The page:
confidential sources, and forget the statistics ...Of Cabbages and Kings Over at the Washington Post, the newspaper has begun (or at least, I never no
May 11, 2005
confidential sources, and forget the statistics ...Of Cabbages and Kings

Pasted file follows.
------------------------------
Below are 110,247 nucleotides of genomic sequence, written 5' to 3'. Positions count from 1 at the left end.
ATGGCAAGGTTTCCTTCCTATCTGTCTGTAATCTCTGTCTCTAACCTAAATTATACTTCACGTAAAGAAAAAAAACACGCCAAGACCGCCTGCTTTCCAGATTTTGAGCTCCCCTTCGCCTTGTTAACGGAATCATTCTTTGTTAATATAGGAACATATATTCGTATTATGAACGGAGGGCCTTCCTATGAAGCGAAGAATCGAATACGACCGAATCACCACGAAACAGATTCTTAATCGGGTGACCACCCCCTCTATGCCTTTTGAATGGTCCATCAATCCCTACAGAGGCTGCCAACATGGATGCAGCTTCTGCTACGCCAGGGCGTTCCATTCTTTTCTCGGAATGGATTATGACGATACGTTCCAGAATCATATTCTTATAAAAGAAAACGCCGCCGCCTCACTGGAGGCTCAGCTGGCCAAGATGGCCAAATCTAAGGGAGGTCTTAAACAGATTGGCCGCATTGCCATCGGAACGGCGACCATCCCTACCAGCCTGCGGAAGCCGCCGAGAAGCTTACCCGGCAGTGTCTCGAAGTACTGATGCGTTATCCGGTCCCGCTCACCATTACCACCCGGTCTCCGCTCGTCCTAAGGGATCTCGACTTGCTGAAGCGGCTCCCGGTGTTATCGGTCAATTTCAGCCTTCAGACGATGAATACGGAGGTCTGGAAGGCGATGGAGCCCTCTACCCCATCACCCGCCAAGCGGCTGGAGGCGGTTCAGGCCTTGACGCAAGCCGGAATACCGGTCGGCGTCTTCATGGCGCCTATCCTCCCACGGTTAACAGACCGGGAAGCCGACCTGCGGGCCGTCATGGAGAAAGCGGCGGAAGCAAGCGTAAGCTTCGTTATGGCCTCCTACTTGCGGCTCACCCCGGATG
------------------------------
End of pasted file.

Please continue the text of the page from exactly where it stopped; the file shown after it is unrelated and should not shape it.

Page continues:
Over at the Washington Post, the newspaper has begun (or at least, I never noticed it before) an irregular series on how the media handles or mishandles health stories. In this case, the stories being scrutinized were generated by a report in JAMA last year suggesting that aspirin might lower the chances of a woman getting breast cancer. The research was widely reported, including in the Post and all the television networks. Women who took aspirin regularly had a 20 percent lower risk compared to nonusers, the stories said. (I'll bet that line came from a press release). The inability of the media--many science writers included (and most of all, their editors)--to deal with statistics in medical research is widely known, and this was no exception, although that the reporters were not totally at fault. The three authors of the Post stories, clinicians at the Department of Veterans Affairs, said the stories misled readers about the size and certainty of the benefits. Key questions weren't asked, such as how big the benefit was and whether the benefits outweighed the side affects of taking aspirin. Most of all: Does taking aspirin really prevent breast cancer or is there something else at work, such as something about women who take the pills versus those who dont? The Post points out that the JAMA article didn't answer those questions either, a failure of the JAMA editors. Still, the statistics were mishandled. Continue reading

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